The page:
What Are NSAIDs & What Are They Used For?

Did you know that globally, around 30 million people take Nonsteroidal Anti-Inflammatory drugs (NSAIDs) every day?

These are medications which decrease or relieve pain. The most popular types of drugs in this category are ibuprofen or aspirin. NSAIDs are classed under the broader definition of non-opioid analgesics. When treating patients with less severe pain, Pain Specialists generally prescribe NSAIDs in preference to morphine and other opioid pain relievers. This category of drugs incorporate some of the most widely prescribed pain relievers, such as naproxen and ibuprofen [1].
So now let’s take a look at how NSAIDs work, and are used.

How NSAIDs Help Relieve Pain

Our immune system reacts to injury and infection by generating inflammation. Noticeable signs include: pain, swelling, skin discolouration and heat. When the inflammation comes into force, our body receives pain signals from our nerve receptors. Such signals are the result of intricate interactions and responses between our cells and chemicals in our body [1].

“Anti-inflammatory drugs reduce inflammation, minimising its direct effect on pain-nerve stimulation & sensitivity, as well as decreasing the resulting inflammatory heat & swelling” [1]
Over-the-counter NSAIDs include:
• naproxen sodium
• aspirin
• ibuprofen

NSAIDs prescribed by a Pain Specialist include:

• naproxen/esomeprazole (Vimovo)
• diclofenac (Cataflam)
• nabumetone (Relafen)
• naproxen (Naprosyn)
• etodolac (Lodine)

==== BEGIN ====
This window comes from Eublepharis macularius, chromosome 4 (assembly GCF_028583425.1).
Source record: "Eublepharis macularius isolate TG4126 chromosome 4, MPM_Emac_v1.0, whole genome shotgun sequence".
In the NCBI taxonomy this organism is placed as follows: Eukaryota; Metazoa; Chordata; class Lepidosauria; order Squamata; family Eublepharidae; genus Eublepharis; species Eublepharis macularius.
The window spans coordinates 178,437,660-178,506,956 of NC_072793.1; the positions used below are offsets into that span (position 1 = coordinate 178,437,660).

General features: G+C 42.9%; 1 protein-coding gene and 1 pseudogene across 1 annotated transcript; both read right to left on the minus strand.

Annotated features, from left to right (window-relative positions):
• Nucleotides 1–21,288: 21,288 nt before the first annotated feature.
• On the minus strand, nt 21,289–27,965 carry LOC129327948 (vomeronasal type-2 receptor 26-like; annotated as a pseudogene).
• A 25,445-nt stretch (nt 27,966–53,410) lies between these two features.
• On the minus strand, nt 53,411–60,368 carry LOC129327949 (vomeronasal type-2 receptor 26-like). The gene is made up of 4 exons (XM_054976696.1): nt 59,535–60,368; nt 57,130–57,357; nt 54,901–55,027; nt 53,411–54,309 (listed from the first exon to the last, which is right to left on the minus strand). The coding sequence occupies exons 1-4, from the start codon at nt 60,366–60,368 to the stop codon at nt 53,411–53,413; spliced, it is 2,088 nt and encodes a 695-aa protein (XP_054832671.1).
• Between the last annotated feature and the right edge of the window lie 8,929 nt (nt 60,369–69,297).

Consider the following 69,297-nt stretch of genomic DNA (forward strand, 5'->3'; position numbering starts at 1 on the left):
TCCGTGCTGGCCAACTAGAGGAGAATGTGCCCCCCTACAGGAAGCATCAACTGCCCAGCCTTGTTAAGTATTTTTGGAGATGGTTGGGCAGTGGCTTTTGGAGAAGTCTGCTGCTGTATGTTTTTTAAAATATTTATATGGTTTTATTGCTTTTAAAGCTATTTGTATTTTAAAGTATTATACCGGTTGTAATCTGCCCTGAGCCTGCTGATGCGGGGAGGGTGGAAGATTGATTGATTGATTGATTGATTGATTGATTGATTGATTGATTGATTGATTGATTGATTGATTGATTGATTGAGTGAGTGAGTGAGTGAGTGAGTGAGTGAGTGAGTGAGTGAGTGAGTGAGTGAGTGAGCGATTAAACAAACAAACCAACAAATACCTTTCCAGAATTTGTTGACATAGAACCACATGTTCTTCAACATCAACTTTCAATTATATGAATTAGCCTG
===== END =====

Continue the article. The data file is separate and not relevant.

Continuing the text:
• indomethacin (Indocin)
• oxaprozin (Daypro) [1].


NSAIDs can be described as a comprehensive set of non-opioid analgesic drugs. And while their chemical structures differ, they have a few effects in common. These comprise:
• ameliorating pain
• reducing fever and high temperature
• decreasing inflammation [1].

NSAIDs work by slowing the formation of prostaglandins (a group of lipids made at sites of tissue damage or infection that are involved in dealing with injury & illness). These prostaglandins “play an important role in the body’s inflammatory response. The body, therefore, produces more of these substances when an injury occurs. Reducing the number of prostaglandins at the site of damaged tissue lowers inflammation” [1]

NSAIDs also block the enzyme COX (cyclooxygenase), which supports the reactions which generate prostaglandins. To that end, by blocking COX, NSAIDs impede the function of platelets (a certain type of cell which has a vital role in blood clotting. As a consequence, NSAIDs have anti-clotting properties. Conversely, with regard to aspirin, this blood clotting mechanism may help prevent the blocked arteries which can result in a stroke or heart attack [1].

What Conditions Do Pain Specialists Treat With NSAIDs?

Pain doctors typically prescribe NSAIDs to ameliorate three symptoms which come about in a spectrum of conditions:

• Pain
• Inflammation
• High temperature or fever [1].

Pain Specialists also prescribe NSAIDs to relieve short-term and minor pain and inflammation. Some of these conditions include:

• Joint or muscle issues
• Bone or joint strains, sprains and injuries
• Backache
• Arthritis
• Period pains
• Headaches
• Flu or colds
• Toothache [1]


[1]. MacGill, M. (2021). “Everything you need to know about NSAIDs.” Medical News Today.